Let’s discuss the mythical credit score… There are countless rumors floating around in the ether about credit scores, from ‘don’t check your score, it will negatively impact your credit,’ to ‘married couples have a joint credit score,’ to ‘the better your job, the better your score!’ While a sizable chunk of the information we read online or hear from our colleagues regarding credit scores can (and should) be disregarded, there is no denying that your credit score is an important number with serious implications.
To start with, let’s break down how credit scores are calculated. According to FICO, there are five key factors that are considered to determine a credit score.
- Payment history (35%): Have you paid off your credit card balances, and were the payments made on time?
- Amounts owed (30%): Your credit utilization rate — what percentage of your credit limit are you using?
- Length of credit history (15%): How long have you had credit? This includes any and all lines of credit you have had over the course of your life.
- Credit mix (10%): Do you have a variety of credit products? This could include credit cards, mortgage loans, installment loans, finance company accounts, etc.
- New credit (10%): How often do you apply for new lines of credit or open new accounts?
Now that you’re familiar with the key factors that determine a credit score, we’ll walk through three steps you can take immediately to get your credit score on the right track — and bust some credit myths while we’re at it.
- Pay down your balance
Pay your credit card bill on time, and pay it in full. This may seem like a no-brainer, but seeing as 35% of your overall score is based on your payment history, we can’t stress enough how important it is. Did you know that not only do creditors look at how much you owe, but they also look at how much you owe in comparison to how much credit you have available? Try to keep this rate, known as your credit utilization rate, under 30%. That is to say, if your credit limit is $10,000, you should never have more than $3,000 charged at a time.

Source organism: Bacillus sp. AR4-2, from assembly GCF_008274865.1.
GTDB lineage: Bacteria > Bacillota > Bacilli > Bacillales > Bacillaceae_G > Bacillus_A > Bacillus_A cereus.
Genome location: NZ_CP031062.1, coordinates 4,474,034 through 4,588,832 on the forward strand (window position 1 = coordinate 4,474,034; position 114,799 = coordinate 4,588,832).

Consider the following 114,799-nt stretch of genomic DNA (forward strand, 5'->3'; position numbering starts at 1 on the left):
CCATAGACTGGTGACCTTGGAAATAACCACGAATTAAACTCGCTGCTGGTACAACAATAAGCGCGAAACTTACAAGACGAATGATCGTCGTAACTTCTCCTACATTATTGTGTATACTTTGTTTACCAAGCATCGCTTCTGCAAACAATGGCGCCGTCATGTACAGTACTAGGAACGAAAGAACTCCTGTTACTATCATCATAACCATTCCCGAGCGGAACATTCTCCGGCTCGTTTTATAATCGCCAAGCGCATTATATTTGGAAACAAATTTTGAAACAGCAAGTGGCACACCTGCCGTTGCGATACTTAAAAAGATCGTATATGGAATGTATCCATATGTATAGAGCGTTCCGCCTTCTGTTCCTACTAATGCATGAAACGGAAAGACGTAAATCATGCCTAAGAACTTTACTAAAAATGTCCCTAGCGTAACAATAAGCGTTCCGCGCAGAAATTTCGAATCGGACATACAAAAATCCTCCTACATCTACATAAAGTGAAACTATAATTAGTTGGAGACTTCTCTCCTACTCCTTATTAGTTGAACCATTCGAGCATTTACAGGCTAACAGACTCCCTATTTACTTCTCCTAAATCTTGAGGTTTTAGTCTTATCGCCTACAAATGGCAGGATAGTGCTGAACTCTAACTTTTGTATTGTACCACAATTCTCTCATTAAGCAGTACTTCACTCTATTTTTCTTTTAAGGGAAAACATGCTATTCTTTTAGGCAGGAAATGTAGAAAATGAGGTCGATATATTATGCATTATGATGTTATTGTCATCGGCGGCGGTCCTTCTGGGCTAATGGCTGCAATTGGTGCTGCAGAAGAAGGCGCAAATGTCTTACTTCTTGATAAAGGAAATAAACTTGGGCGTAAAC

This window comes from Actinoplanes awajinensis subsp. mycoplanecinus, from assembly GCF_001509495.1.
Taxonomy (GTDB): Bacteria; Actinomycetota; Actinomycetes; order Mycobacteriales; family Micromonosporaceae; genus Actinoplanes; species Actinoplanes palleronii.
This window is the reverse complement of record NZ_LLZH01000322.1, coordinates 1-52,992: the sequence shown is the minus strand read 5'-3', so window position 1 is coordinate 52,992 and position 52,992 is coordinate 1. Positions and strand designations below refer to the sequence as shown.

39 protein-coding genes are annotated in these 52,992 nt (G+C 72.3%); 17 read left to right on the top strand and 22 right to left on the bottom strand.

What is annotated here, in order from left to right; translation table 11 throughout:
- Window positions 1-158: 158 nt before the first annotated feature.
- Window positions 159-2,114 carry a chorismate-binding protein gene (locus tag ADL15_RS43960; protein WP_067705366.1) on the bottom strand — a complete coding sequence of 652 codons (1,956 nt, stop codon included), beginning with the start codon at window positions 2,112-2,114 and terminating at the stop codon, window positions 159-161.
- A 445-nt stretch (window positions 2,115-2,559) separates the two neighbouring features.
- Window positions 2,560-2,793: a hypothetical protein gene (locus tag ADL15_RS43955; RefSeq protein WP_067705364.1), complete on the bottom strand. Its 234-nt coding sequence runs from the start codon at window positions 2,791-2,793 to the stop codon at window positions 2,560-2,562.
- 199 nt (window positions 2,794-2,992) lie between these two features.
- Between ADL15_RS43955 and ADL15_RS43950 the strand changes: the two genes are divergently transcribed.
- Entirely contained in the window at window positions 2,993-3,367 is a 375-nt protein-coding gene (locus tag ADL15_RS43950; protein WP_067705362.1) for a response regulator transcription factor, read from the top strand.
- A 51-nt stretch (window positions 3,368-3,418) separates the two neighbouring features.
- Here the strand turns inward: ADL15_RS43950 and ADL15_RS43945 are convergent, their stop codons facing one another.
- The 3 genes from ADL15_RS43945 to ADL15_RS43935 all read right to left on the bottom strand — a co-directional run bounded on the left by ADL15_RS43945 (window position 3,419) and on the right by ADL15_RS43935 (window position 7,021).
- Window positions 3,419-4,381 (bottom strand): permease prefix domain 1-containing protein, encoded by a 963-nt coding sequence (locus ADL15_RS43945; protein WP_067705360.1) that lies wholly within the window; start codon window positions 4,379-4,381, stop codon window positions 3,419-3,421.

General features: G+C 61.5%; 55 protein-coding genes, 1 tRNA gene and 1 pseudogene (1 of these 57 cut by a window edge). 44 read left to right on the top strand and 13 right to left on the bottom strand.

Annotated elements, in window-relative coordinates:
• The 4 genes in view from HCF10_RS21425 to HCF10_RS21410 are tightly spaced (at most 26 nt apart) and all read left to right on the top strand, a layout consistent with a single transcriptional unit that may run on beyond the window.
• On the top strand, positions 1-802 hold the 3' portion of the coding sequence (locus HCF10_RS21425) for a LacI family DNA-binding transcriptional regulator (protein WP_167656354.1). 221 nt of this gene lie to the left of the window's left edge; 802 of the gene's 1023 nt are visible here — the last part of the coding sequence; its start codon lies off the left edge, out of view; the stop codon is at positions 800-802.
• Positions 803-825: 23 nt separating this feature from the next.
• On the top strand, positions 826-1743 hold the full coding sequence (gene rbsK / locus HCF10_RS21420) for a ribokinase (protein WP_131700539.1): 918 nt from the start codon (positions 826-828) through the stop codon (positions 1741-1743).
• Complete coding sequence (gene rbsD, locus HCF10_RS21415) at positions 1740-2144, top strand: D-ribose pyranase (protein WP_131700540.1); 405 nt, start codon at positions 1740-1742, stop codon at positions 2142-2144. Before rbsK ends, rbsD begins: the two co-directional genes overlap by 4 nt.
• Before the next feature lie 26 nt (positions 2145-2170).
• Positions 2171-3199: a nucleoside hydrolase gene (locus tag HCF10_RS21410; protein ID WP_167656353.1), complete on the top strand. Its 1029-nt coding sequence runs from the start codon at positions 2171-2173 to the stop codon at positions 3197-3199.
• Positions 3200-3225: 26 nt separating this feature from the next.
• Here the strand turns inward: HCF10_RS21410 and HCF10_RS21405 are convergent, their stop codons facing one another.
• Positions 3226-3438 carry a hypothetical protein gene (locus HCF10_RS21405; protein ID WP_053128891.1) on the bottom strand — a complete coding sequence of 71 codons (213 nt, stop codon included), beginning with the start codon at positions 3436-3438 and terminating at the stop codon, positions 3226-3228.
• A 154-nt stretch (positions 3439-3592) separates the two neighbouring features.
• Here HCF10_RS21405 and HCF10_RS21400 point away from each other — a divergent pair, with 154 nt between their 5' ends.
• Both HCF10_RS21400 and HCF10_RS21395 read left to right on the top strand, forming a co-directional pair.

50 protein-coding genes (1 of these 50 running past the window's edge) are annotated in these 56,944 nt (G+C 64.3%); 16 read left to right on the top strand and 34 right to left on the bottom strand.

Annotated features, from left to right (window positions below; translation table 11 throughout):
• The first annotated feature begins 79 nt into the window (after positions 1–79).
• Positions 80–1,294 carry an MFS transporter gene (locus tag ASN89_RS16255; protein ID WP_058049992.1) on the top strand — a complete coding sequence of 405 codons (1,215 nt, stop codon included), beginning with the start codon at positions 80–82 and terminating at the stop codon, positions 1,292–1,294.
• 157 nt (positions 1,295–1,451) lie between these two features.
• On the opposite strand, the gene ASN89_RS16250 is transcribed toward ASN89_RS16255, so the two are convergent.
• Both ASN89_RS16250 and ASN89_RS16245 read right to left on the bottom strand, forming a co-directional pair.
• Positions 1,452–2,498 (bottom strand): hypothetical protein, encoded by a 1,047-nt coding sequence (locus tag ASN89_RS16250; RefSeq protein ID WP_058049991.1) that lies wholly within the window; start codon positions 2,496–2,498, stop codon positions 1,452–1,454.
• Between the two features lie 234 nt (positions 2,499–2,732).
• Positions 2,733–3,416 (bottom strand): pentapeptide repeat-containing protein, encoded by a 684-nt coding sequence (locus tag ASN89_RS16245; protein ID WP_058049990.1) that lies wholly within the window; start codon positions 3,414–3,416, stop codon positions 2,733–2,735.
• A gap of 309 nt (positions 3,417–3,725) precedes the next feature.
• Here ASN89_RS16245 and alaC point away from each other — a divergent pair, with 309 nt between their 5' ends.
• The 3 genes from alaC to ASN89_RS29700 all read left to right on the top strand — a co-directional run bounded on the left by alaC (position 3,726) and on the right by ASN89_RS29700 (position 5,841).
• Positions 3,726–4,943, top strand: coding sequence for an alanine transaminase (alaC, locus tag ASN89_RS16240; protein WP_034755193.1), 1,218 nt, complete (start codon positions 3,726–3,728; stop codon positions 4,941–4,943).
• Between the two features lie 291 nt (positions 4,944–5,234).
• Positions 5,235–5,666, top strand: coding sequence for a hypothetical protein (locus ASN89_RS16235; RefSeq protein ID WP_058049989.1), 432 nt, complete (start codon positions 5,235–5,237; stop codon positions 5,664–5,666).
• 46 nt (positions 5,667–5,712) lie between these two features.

- Increase your credit limit
Piggy backing off of tip #1, the larger your credit limit, the easier it should be to keep your credit utilization rate below 30%. If you’re frequently charging over 30% of your limit to your credit card, consider asking for a credit increase. It’s critical to remember, though, just because you have a higher limit does not mean you should start spending more.
- Open a new account
Contrary to the belief of some, having multiple lines of credit can be a positive thing. For instance, if you wish to increase your credit limit, but your credit card issuer declines to grant additional credit, applying for a new card through a different issuer will still get you to that higher overall credit limit. As your utilization rate is based on all your open lines of credit and balances rather than on each individual credit card, you could still succeed in lowering your overall utilization rate. Do keep in mind though that if you plan to open additional lines of credit, they should be spaced out. Opening too many new accounts at once can negatively impact your score.
Remember, credit is a tool, and it’s meant to be used. Don’t be afraid of credit, be smart about it! If you’re displeased with your credit score, remember that there are ways to boost it, it just takes a little time, patience, strategy, and willpower. If you have questions about your credit rating, reach out to our team!